The angry historians see one side of the question. The calm historians see nothing at all, not even the question itself. — G. K. Chesterton

Hannah of Kentucky - James Otis




Murder of Jimmy Boone and His Companions

James and the two men of our company had found their way to the Clinch River without trouble, and the settlers at that place were so well supplied with meal as to be willing to let us have more than Jimmy and his companions could carry. Six of the people therefore proposed to visit our camp, bringing the meal on their horses.

[Illustration] from Hannah of Kentucky by James Otis

When they were within three miles of our camp, they wandered from the trace into the darkness. Believing it would be better to make camp and wait until morning, when there would be no difficulty in finding their way, they came to a halt. They felt secure against a visit from the Indians, and so built a camp fire and made themselves as comfortable as possible, even lying down to sleep without a guard.

A band of Shawnee Indians, who had been on a raid to the Cherokee villages on the Little Tennessee River, came upon the slumbering men and killed and scalped all save the two who had ridden into our camp.

Our fathers believed that the Shawnees were probably lingering near at hand, awaiting a favorable chance to fall upon our party, and made such preparations to protect us as were in their power. The women were armed with pistols or rifles, and boys even younger than Billy were called upon to act the part of men.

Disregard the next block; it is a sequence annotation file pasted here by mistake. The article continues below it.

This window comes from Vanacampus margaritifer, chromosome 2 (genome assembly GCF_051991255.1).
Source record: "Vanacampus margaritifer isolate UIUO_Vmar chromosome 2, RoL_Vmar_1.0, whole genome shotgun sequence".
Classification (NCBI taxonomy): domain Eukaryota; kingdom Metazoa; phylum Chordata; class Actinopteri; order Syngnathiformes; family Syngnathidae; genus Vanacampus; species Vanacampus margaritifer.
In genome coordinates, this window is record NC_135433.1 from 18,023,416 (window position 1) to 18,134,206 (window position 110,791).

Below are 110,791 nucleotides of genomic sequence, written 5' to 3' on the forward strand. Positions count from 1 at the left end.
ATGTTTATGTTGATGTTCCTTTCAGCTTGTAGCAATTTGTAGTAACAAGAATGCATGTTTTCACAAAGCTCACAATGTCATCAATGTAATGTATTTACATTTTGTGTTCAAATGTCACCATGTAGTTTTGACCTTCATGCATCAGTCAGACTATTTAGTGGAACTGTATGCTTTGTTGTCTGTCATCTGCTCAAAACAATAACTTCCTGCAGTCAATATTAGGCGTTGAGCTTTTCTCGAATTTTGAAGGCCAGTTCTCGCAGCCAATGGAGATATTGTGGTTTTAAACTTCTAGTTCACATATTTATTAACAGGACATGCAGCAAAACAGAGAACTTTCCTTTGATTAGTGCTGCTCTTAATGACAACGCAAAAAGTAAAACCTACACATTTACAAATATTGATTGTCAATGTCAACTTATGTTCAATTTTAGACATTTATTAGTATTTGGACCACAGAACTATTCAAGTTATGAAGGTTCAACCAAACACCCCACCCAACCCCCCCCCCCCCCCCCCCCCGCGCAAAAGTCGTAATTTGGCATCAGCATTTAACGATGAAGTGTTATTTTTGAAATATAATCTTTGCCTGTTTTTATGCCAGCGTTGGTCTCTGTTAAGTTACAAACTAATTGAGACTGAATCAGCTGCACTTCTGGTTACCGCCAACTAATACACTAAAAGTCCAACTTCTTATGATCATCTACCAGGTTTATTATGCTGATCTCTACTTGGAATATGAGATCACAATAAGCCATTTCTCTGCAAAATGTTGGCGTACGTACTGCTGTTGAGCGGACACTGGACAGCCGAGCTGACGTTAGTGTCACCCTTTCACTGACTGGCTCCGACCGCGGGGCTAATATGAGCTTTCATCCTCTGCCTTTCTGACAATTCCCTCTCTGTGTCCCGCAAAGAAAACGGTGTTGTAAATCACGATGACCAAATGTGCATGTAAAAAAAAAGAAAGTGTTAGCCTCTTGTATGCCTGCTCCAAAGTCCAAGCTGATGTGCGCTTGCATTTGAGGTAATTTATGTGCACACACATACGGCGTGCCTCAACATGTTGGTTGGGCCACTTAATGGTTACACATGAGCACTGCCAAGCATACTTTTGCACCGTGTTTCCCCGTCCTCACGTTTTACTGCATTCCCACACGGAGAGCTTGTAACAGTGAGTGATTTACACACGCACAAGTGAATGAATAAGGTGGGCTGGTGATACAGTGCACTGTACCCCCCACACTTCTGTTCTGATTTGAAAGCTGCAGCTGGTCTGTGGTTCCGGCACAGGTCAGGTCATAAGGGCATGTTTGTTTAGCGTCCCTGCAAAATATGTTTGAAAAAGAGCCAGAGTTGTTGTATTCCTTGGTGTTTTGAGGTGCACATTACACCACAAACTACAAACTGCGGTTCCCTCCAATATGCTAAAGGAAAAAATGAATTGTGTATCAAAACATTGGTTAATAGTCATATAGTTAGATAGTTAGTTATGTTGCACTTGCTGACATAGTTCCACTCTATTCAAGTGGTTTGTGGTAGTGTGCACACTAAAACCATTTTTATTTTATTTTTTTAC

And during all that time Mr. Boone and his wife were grieving over the death of their oldest son!



Contents

Front Matter
Review

At Boonesborough
Beginning of the Story
Boone on the Yadkin
Boone Moves his Family
Ready for the Journey
What we Wore
Driving Cattle and Sheep
Camping at Nightfall
The Long Halt
Jimmy Boone Goes to Clinch
Murder of Jimmy Boone
A Time of Mourning
The Faint-hearted Return
A New Home
Making Moccasins
Tanning Leather
Governor Dunmore
Our Home on the Clinch
Household Duties
Attacked by a Wildcat
Fighting the Wildcat
Boone and Father Return
The Wilderness Road
Building the Forts
Boonesborough
Gathering Salt
Boonesborough
Precautions
Our Home in the Fort
Ready for Cooking
Furnishing the House
The Hominy Block
The Supply of Water
Sports Inside the Fort
Wrestling and Running
Religion of the Indians
Indian Babies
Colonel Callaway Arives
News from Eastern Colonies
Venturing Outside the Fort
Dividing the Land
Who Owned Kentucky?
Ready to Build a Home
Billy's Hard Lot
Preparing Flax
Spinning and Soap Making
Broom Making
More Indian Murders
Indian "Signs"
Woodcraft and Hunting
Pelts Used as Money
Petition of the Settlers
Making Sugar
Building Fences
Capture of the Girls
My Willful Thoughts
Finding the Trail
The Pursuit
The Story Told by Jemima
Elizabeth's Heroism
Rescuing the Girls
Alarm Among the Settlers
Indians on the Warpath
The First Wedding
The Wedding Festivities
The Brides Home
The Housewarming
Attacks by the Indians
Besieged by the Savages
In the Midst of the Fight
The Assault by the Indians
Failure of the Assault
Watchfulness of the Indians
The Sortie
My Father Wounded
Our Wounded